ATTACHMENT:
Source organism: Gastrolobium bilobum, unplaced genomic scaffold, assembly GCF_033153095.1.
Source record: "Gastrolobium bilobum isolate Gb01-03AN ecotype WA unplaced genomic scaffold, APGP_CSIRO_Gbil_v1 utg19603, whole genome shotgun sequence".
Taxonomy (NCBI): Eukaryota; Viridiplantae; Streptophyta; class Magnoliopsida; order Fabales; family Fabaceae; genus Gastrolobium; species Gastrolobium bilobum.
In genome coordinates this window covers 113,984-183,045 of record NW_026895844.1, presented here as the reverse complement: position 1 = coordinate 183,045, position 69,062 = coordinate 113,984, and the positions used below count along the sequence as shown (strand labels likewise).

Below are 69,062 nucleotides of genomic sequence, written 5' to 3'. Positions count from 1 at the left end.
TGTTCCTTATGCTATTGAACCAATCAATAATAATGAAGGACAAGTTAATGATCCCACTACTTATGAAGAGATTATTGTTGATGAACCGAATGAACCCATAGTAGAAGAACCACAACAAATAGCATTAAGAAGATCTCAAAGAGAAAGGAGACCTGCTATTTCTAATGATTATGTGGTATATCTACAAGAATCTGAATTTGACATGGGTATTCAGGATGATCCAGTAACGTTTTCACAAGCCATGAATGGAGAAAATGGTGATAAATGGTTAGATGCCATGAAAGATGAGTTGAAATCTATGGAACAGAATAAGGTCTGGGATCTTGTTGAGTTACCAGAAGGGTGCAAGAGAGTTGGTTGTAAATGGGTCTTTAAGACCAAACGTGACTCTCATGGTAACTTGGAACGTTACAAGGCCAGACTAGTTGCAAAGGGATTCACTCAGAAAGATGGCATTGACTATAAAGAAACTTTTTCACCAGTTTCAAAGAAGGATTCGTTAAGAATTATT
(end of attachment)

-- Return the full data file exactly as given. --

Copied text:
Source organism: Gastrolobium bilobum, unplaced genomic scaffold, assembly GCF_033153095.1.
Source record: "Gastrolobium bilobum isolate Gb01-03AN ecotype WA unplaced genomic scaffold, APGP_CSIRO_Gbil_v1 utg19603, whole genome shotgun sequence".
Taxonomy (NCBI): Eukaryota; Viridiplantae; Streptophyta; class Magnoliopsida; order Fabales; family Fabaceae; genus Gastrolobium; species Gastrolobium bilobum.
In genome coordinates this window covers 113,984-183,045 of record NW_026895844.1, presented here as the reverse complement: position 1 = coordinate 183,045, position 69,062 = coordinate 113,984, and the positions used below count along the sequence as shown (strand labels likewise).

Below are 69,062 nucleotides of genomic sequence, written 5' to 3'. Positions count from 1 at the left end.
TGTTCCTTATGCTATTGAACCAATCAATAATAATGAAGGACAAGTTAATGATCCCACTACTTATGAAGAGATTATTGTTGATGAACCGAATGAACCCATAGTAGAAGAACCACAACAAATAGCATTAAGAAGATCTCAAAGAGAAAGGAGACCTGCTATTTCTAATGATTATGTGGTATATCTACAAGAATCTGAATTTGACATGGGTATTCAGGATGATCCAGTAACGTTTTCACAAGCCATGAATGGAGAAAATGGTGATAAATGGTTAGATGCCATGAAAGATGAGTTGAAATCTATGGAACAGAATAAGGTCTGGGATCTTGTTGAGTTACCAGAAGGGTGCAAGAGAGTTGGTTGTAAATGGGTCTTTAAGACCAAACGTGACTCTCATGGTAACTTGGAACGTTACAAGGCCAGACTAGTTGCAAAGGGATTCACTCAGAAAGATGGCATTGACTATAAAGAAACTTTTTCACCAGTTTCAAAGAAGGATTCGTTAAGAATTATT